Well since we are talking about Classifieds and Recruit, I know a lot of people who look at both sections very religiously week after week. In fact, many people just buy the papers on Saturday so that they can peruse both sections. The fact is that the job market is currently white hot now and there is a lot of movement every where.

Chris Sim said...

The effect of global warming has come to haunt us sooner then we tot. The weather is acting freaky. Half of Jakarta is under water. And snow resorts reported little or no snow. Things don't look very good.

Speaking about trees and newspaper. Aren't our dollar notes made of paper, too? Gimme lor if chopping down the tree bothers you so much... hahaha.

Oh, I forgot... nowadays, the notes also come in "plastic hor. Hee!

Anonymous said...

I'm another one who rarely look at those '146pages'. If there is an option I would not have those sections and pay less I suppose. I can buy an extra copy if the need arises.

Lam Chun See said...

Today (Tuesday) I was 'over-Delled'. 3 identical Dell adverts arrived with my papers. One full page at back of My Paper and Digital Life, plus one colour insert in Today.

Sometimes they even send a fax to my office with the footnote that if you wanted to stop receiving it you shd email or fax a reply. The fax no. was from Penang. I tried to fax them but could not get thro. If only I could install a spam killer there.

Only thing I could do was vow never to buy Dell. Maybe that explains why their sales have suffered and the Dell chairman had to come back and run the company himself.

Anonymous said...

If we put Global Warning aside, maybe the 146 pages of CAT and Recruits is a good news for those job seekers.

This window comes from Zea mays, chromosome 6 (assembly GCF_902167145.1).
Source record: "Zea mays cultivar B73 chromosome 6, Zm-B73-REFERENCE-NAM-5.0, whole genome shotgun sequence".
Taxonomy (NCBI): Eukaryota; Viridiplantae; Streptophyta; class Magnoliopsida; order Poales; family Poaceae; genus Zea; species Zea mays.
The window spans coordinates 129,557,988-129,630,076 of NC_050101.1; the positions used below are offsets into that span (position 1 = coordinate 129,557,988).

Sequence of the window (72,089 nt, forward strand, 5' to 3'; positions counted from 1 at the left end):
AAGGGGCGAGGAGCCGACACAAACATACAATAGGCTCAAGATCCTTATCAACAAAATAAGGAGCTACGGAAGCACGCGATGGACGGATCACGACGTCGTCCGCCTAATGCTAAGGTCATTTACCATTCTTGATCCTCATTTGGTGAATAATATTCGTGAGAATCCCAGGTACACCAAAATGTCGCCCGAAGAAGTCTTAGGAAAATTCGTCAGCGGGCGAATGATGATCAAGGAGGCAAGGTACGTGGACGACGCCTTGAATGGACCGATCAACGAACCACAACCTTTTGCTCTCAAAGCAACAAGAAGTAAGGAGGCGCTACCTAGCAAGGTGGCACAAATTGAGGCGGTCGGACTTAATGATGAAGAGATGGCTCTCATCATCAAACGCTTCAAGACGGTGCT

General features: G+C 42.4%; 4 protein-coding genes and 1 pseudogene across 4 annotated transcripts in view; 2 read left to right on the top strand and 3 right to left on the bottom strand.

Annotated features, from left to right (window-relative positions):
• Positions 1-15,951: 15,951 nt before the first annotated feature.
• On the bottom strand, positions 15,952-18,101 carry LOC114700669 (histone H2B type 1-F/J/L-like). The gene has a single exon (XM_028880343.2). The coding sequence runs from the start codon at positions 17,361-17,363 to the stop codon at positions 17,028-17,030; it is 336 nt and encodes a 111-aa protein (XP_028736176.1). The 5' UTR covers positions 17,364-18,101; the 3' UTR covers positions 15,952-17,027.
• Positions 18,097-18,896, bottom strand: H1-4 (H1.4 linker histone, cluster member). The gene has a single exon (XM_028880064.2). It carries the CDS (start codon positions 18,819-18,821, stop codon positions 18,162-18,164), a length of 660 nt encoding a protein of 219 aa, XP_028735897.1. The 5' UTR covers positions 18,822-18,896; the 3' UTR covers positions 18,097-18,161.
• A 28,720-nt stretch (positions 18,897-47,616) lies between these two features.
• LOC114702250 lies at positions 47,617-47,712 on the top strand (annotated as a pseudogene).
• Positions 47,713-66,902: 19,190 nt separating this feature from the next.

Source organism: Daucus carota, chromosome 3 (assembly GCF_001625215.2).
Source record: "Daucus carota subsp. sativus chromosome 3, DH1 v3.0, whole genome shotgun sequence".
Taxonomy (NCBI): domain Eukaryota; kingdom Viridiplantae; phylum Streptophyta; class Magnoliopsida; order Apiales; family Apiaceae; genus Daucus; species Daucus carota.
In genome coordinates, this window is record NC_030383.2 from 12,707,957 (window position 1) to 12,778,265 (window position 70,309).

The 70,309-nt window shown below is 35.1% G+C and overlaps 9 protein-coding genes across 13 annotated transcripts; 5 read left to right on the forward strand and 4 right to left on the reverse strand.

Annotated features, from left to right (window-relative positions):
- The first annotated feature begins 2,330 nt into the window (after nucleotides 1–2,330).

But thinking of our environment, it's another long story to tell and alot more for us to contribute. Its not too late to start and not too early either

Anonymous said...

It is indeed frustrating to see a prominent company indulging in such wastage. On the other hand, since we cannot stop them, we might as well look at it positively. The company is in a way spending big money to help our advertisers, printers, delivery people, marketing people, retailers, warehouse owners, even shopping malls and many others. So we can, in a way, make virtue out frustration, not too bad in term of providing business and employment in Singapore.

Anonymous said...

Perhaps the ST could at least start using recycled paper? (i.e. if they aren't already)

Anyway, Mr Lam, I look forward to Urban on Thursdays, leh! Some of it is rather entertaining.

However, since I survived quite well in the years before Urban existed, I'm sure can do just as well without it :-)

Lam Chun See said...

I hope Walter can write something in his blog about the effectiveness of this form of wasteful "carpet bombing" marketing.